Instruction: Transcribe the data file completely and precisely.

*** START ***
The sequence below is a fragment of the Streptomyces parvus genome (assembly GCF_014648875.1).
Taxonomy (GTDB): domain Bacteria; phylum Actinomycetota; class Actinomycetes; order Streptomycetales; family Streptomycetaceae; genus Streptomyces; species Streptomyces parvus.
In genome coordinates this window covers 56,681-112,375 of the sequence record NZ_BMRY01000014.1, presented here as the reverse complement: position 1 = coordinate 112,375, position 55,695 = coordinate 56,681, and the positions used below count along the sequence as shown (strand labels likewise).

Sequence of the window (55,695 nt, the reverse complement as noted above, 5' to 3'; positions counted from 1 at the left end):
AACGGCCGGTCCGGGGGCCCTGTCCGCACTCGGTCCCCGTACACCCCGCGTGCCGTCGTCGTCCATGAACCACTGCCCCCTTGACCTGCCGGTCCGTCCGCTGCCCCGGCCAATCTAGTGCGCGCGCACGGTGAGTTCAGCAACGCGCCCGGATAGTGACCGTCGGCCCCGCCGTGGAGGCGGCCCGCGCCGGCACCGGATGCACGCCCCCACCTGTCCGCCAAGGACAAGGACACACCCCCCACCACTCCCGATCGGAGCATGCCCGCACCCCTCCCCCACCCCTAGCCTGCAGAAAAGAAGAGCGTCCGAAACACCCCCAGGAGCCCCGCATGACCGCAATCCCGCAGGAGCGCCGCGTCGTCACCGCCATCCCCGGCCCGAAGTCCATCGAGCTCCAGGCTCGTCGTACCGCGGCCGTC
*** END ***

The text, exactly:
The sequence below is a fragment of the Streptomyces parvus genome (assembly GCF_014648875.1).
Taxonomy (GTDB): domain Bacteria; phylum Actinomycetota; class Actinomycetes; order Streptomycetales; family Streptomycetaceae; genus Streptomyces; species Streptomyces parvus.
In genome coordinates this window covers 56,681-112,375 of the sequence record NZ_BMRY01000014.1, presented here as the reverse complement: position 1 = coordinate 112,375, position 55,695 = coordinate 56,681, and the positions used below count along the sequence as shown (strand labels likewise).

Sequence of the window (55,695 nt, the reverse complement as noted above, 5' to 3'; positions counted from 1 at the left end):
AACGGCCGGTCCGGGGGCCCTGTCCGCACTCGGTCCCCGTACACCCCGCGTGCCGTCGTCGTCCATGAACCACTGCCCCCTTGACCTGCCGGTCCGTCCGCTGCCCCGGCCAATCTAGTGCGCGCGCACGGTGAGTTCAGCAACGCGCCCGGATAGTGACCGTCGGCCCCGCCGTGGAGGCGGCCCGCGCCGGCACCGGATGCACGCCCCCACCTGTCCGCCAAGGACAAGGACACACCCCCCACCACTCCCGATCGGAGCATGCCCGCACCCCTCCCCCACCCCTAGCCTGCAGAAAAGAAGAGCGTCCGAAACACCCCCAGGAGCCCCGCATGACCGCAATCCCGCAGGAGCGCCGCGTCGTCACCGCCATCCCCGGCCCGAAGTCCATCGAGCTCCAGGCTCGTCGTACCGCGGCCGTC